Why Problem Solving Doesn’t Solve the Problem and the Real Solution to Permanent Change
Have a problem in life you cannot fix? The damn thing sticks around. You try hard to solve it, but make little progress.
Let’s say the problem is being overweight. You have 20 pounds you want to drop. The extra weight makes you feel bad and not look your best. This motivates you to lose weight. You build the willpower and determination to drop a few pounds to feel good again and improve your looks.
Through determination to solve your weight problem, two weeks later you jump on the scales to discover you are nine pounds lighter. You are ecstatic! The mental tension about your weight eases. You feel more comfortable with your body. Your willpower drained a lot from you so you return to old habits.
One month passes since your weight loss accomplishment. The nine pounds finds itself back on your stomach. It feels too difficult to maintain a strict diet and exercise regime. You call yourself “weak” and “pathetic” and feel guilty about your inability to change. You feel helpless in forever creating a permanent solution to your weight loss problem.
Dynamics in the weight loss scenario are everywhere in your life. Common examples include: managing anger, but we still blow up; quitting smoking, but we still smoke; getting a new job, but we remain in the old one; starting a new healthy relationship, but we remain in a destructive relationship; communicating more effectively, but we don’t communicate effectively and remain true to our ourselves. Why is this?
The Problem: The Tension-Resolution Model
Robert Fritz in his book The Path of Least Resistance: Learning to Become the Creative Force in Your Own Life says we fail to change ourselves when we problem solve. That’s right! Problem solving is responsible for, well, not solving the problem.
Problem solvers feel victimized for not receiving what they want. They feel miserable and depressed, blaming circumstances for their reality. Circumstances clinch them by the throat to direct what they do.
Fritz says we fail to change when we try to solve our problems because mental and emotional oscillation occurs between tension and resolution. One moment the pain creates tension. You could be sick of loneliness and really want a hot chick who has a great personality. The tension pushes you to improve your dating skills and better your life to attract such a girl. You may get a phone number or even a girlfriend. The tension dissipates – as does your efforts to improve your life. Eventually, you stop doing what worked to attract her. The attraction disappears and you fight with each other more, which causes the two of you to break up.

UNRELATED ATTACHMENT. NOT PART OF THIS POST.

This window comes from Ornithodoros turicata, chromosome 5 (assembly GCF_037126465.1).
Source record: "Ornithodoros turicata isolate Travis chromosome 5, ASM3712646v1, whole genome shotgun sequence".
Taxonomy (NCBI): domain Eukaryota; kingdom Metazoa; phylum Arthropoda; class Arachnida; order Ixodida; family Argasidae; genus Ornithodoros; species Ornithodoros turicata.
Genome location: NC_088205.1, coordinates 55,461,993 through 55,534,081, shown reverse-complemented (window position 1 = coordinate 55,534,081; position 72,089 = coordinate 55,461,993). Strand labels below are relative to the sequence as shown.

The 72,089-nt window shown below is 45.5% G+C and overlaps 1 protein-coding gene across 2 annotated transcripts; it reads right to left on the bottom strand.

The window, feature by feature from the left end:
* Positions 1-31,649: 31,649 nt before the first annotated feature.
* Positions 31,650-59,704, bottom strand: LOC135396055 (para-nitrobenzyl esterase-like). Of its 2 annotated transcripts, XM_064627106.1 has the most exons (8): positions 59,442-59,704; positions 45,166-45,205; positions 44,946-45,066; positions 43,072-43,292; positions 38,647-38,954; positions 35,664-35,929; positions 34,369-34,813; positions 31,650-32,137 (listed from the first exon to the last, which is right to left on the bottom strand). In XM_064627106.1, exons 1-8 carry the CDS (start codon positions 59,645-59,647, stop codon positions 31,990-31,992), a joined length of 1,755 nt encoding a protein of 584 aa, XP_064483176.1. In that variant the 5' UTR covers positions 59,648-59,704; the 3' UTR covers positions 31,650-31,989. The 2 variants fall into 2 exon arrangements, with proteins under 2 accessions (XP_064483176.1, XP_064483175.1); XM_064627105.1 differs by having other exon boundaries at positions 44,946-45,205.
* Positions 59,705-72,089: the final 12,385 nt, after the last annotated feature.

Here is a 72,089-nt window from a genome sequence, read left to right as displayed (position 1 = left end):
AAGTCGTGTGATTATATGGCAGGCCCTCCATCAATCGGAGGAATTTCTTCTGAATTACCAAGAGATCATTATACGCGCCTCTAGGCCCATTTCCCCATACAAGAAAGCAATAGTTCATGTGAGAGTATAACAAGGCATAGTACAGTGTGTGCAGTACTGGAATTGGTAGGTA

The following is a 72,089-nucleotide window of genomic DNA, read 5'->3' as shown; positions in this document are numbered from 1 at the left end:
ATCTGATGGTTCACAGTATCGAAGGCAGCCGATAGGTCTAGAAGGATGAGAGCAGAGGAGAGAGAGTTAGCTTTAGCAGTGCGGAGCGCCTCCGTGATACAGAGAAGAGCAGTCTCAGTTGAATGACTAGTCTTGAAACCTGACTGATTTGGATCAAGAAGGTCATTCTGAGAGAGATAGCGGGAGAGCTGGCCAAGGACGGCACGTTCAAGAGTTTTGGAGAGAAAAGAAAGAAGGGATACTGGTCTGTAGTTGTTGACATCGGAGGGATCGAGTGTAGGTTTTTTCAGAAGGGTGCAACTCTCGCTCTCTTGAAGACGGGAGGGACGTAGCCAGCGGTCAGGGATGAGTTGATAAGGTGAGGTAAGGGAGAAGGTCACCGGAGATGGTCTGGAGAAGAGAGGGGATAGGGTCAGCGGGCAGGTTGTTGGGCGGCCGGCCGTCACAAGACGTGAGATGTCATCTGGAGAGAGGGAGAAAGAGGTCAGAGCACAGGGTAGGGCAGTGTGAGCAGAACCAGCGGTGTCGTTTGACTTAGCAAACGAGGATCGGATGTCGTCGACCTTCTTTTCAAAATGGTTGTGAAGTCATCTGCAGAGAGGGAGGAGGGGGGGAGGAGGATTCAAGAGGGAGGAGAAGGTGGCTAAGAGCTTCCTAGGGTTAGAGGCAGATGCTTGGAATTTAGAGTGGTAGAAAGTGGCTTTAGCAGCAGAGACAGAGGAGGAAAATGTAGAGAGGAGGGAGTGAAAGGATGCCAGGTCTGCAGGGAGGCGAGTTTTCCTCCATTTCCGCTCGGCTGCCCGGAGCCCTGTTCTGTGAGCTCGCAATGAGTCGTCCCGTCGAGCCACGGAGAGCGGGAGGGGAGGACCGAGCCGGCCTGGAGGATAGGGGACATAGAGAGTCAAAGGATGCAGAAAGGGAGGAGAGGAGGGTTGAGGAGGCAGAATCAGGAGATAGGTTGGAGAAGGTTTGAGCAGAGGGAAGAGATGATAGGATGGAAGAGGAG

We try to make something go away rather than create what we want.
The tension-resolution model describes tension as the problem. As the tension builds, you feel compelled to solve the problem. The intensity of the problem lessens as does the tension when you problem solve. You have less motivation to keep the problem at bay. The end result: the unwanted behavior returns!
Old habits reenter our lives because we problem solve instead of changing the underlying structure. Fritz says to solve a problem means to remove something – the problem. We try to remove anger, smoking, swearing, complaining, blaming, loneliness, and laziness. Weight is regained because you did not want the 20 pounds. You lost your girlfriend because you feared loneliness. You try make something go away rather than create what you want. Your reactive nature to problems keeps you stuck in trouble. Problem solving can only make something go away – and it does a poor job at that.
Problem Solving Hurts Your Relationships
Problem solving does not create what you want in relationship communication and persuasion. We try to change people by expressing our frustration or “having a talk” to build tension. They temporarily change to reduce the tension but quickly revert to old patterns. Sending people solutions makes them resist what you try to create!
One third of my Communication Secrets of Powerful People program is about effectively creating solutions in others. We desperately try to change people by criticizing, ordering, threatening, questioning, or advising, but this creates a tension-resolution dynamic to prevent change. You can pain someone into changing, but if they don’t have the underlying structure to change, they will not change. (If you are interested in being a charismatic individual that changes people’s minds, I encourage you to get the program by clicking here.)
The Path of Least Resistance
If you have visited Boston, the crazy road structure probably befuddled you. It appears Boston had no planning in their road infrastructure. Rumors say that Boston’s road structure is based on seventeenth-century cow paths. When cows walked the land, they walked paths that provided the least resistance. Step-by-step the cows choose what was easiest to them.
Dirt paths developed overtime, reaffirming these paths to be the easiest direction of travel. When humans populated the lands and began constructing roads, they followed the cows. Settlers paved the dirt roads because it was easiest to work with paths created by cows. The problem though is the cows followed their path of least resistance rather than create paths optimal for human travel. Boston’s roads are now meandering structures confusing to its travelers.